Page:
Observations from today’s readings and today’s S-WOD, Monday, 12 August 19:
Luke 16:8, 9 — “The master commended the dishonest manager for his shrewdness. For the sons of this world are shrewder in dealing with their own generation than the sons of light. And I tell you, make friends for yourselves by means of unrighteous wealth, so that when it fails, they may receive you into the eternal dwellings.”
The dishonest manager was a steward to the master, responsible for representing the master’s interests and responsible for dealing with those indebted to the master. Jesus’ parable of the dishonest manager is directed at those who are unfaithful representatives of God and “those who justify [them]selves before men” – “God knows [their] hearts. For what is exalted among men is an abomination in the sight of God.” (Luke 16:15)
This parable was a real attention getter particularly because the manager (who is commended for his shrewdness) is an unsavory sort, the type that was particularly loathed by the poor crowd also listening who had regularly been victimized by such unscrupulous middlemen. Jesus wasn’t commending the manager’s dishonesty but rather his willingness to recognize his perilous situation and change his ways before his judgment came. Though this parable applies to stewardship and generosity, I think it is first about humility, forgiveness, and mercy.
Sin is a debt that cannot be repaid by anyone but Jesus. “The wages of sin is death.” (Romans 6:23) The dishonest manager was shrewd because, recognizing his guilt and his doomed position before his master, he showed mercy to those indebted to him, though their debt wasn’t even ultimately to him but rather to the master he served (Psalm 51:4). The Pharisees did not share this attitude. In their “unrighteous wealth” (self-righteousness and worldly position), as dishonest managers (pretending to be right with God themselves, pretending to be faithful managers), they demanded every “penny” from those in debt (sinners), even adding debt penalties for themselves (a common practice was for debt collectors to add large penalties to pad their own pockets, and the self-righteous Pharisees added burdens of traditional rules God never required). Jesus was essentially saying that the Pharisees were worse than the highly unscrupulous manager described in the parable. Although the dishonest manager was forgiving debt merely out of self-interest, at least he was shrewd enough to do it, while the Pharisees were oblivious to the judgment that awaited them.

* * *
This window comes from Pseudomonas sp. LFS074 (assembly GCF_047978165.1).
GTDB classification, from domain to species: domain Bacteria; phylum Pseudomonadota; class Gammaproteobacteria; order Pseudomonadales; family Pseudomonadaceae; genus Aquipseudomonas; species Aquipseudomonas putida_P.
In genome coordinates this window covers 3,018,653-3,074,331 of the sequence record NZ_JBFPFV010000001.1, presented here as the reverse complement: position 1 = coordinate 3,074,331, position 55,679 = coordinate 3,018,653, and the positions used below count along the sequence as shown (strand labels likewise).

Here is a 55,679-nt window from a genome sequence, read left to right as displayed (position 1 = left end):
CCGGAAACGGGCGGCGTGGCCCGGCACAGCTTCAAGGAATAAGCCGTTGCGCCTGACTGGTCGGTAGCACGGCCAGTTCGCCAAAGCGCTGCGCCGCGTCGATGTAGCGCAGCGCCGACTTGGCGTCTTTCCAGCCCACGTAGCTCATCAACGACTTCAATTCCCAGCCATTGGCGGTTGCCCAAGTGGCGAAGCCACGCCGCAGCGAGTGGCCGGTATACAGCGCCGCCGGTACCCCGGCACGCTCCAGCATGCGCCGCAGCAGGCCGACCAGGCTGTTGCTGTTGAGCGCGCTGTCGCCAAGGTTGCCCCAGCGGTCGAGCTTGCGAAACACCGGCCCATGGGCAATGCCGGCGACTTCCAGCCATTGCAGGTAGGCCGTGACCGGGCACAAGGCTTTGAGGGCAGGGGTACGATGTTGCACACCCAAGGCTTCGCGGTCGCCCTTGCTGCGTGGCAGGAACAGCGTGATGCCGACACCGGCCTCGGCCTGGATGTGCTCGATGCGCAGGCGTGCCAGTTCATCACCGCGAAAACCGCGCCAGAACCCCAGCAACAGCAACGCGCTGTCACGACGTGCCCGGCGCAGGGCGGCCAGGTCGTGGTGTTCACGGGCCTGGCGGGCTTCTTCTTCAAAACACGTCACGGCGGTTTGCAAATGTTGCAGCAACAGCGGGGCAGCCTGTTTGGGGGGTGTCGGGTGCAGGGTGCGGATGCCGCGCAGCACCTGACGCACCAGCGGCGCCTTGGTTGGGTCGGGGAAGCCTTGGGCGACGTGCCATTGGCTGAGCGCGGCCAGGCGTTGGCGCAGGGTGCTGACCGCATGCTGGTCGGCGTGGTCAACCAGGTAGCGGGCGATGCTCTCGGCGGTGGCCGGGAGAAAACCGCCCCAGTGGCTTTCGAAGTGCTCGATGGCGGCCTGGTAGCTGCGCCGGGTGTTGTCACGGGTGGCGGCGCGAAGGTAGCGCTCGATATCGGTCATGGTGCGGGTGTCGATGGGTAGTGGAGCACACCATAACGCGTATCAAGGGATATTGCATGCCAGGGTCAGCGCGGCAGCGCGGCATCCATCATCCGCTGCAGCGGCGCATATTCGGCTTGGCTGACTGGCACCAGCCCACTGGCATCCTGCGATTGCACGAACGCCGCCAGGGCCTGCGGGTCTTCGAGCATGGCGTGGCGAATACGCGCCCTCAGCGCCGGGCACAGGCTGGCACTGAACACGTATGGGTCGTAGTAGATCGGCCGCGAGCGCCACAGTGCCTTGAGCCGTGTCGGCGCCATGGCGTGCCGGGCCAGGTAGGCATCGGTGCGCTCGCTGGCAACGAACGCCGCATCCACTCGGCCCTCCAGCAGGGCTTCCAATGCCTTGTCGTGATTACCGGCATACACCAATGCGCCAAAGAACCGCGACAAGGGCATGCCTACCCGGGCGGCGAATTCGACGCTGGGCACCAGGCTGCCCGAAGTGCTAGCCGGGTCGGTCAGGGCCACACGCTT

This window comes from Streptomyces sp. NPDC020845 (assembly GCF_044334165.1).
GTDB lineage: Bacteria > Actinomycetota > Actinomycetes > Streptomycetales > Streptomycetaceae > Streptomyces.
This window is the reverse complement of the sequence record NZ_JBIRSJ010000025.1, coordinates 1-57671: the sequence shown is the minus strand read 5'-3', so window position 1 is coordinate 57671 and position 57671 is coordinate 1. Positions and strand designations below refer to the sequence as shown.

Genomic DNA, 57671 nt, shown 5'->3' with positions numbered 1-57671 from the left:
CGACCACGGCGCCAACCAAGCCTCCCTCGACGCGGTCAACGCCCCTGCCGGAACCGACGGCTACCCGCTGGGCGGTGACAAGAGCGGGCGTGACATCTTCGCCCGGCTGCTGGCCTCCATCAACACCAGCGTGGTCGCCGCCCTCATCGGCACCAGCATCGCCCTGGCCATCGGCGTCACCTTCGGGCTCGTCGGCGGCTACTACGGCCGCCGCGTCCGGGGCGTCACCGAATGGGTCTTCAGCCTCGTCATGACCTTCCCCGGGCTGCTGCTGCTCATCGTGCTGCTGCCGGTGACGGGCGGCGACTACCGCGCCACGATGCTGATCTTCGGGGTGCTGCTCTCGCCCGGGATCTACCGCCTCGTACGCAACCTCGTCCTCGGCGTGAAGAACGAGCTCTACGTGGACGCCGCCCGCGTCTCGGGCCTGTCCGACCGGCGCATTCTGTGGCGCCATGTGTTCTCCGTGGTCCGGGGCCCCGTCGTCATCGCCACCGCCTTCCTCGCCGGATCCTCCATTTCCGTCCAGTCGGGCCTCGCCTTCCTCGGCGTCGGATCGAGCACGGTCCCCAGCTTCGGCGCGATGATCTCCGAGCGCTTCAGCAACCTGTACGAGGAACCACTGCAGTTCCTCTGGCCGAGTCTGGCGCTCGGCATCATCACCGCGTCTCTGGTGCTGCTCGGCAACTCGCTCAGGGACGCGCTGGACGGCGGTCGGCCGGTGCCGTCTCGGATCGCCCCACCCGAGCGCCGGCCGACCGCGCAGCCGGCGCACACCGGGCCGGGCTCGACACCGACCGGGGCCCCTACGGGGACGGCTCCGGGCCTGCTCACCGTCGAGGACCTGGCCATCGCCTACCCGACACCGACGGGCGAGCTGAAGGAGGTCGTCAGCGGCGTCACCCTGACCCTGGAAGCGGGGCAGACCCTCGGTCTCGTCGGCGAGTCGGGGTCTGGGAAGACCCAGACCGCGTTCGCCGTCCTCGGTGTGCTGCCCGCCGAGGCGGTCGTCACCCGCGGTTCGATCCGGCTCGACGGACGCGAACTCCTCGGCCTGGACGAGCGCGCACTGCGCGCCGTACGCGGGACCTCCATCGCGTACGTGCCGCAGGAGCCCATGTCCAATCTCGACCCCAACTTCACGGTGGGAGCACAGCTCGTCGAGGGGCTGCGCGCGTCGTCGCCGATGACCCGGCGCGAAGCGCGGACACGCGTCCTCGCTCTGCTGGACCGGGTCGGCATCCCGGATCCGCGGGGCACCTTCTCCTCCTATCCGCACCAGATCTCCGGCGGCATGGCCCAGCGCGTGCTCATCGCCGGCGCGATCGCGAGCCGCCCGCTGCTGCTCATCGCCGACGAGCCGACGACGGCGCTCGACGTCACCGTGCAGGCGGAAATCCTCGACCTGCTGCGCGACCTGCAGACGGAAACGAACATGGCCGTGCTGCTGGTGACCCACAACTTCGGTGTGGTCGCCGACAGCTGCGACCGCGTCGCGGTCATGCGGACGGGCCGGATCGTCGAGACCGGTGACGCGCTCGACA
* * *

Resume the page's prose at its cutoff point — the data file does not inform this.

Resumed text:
This parable reminds us that, being totally dependent upon God’s grace, we should only give grace to others as God’s faithful managers while we await the return of the Master. We have no righteousness of ourselves, but righteousness is imputed to us through Jesus Christ. Self-righteousness is “an abomination in the sight of God.” In our position of owning nothing (having no righteousness but only that which is Christ’s), no one can really be in debt to us, only to God. In our position of relying totally on God’s grace to cover the penalty of our own sin debt, all we can possibly do is forgive and give. With our “unrighteous wealth” (self-righteousness and worldly possessions) we would be wise to “make friends for ourselves,” by forgiving, cancelling debts (again, not that it is even possible to be owed debt), and demonstrating abundant generosity before we meet our Master. Forgiveness and giving is at the heart of Christianity. We are totally dependent on God’s forgiveness which came through the sacrifice of Jesus, the Gift of God and Eternal Life. How then can we claim to be Christian without giving total forgiveness to all and demonstrating the generosity of our Master? Jesus died on the cross for our forgiveness that you would have the gift of eternal life. How far are you willing to go to forgive others and give to others as God’s messenger of reconciliation?
“Cross” Fit S-WOD (Spiritual Workout of the Day) – 12 August 19: Today, forgive and give to others as God has forgiven you and given to you. Be a faithful manager.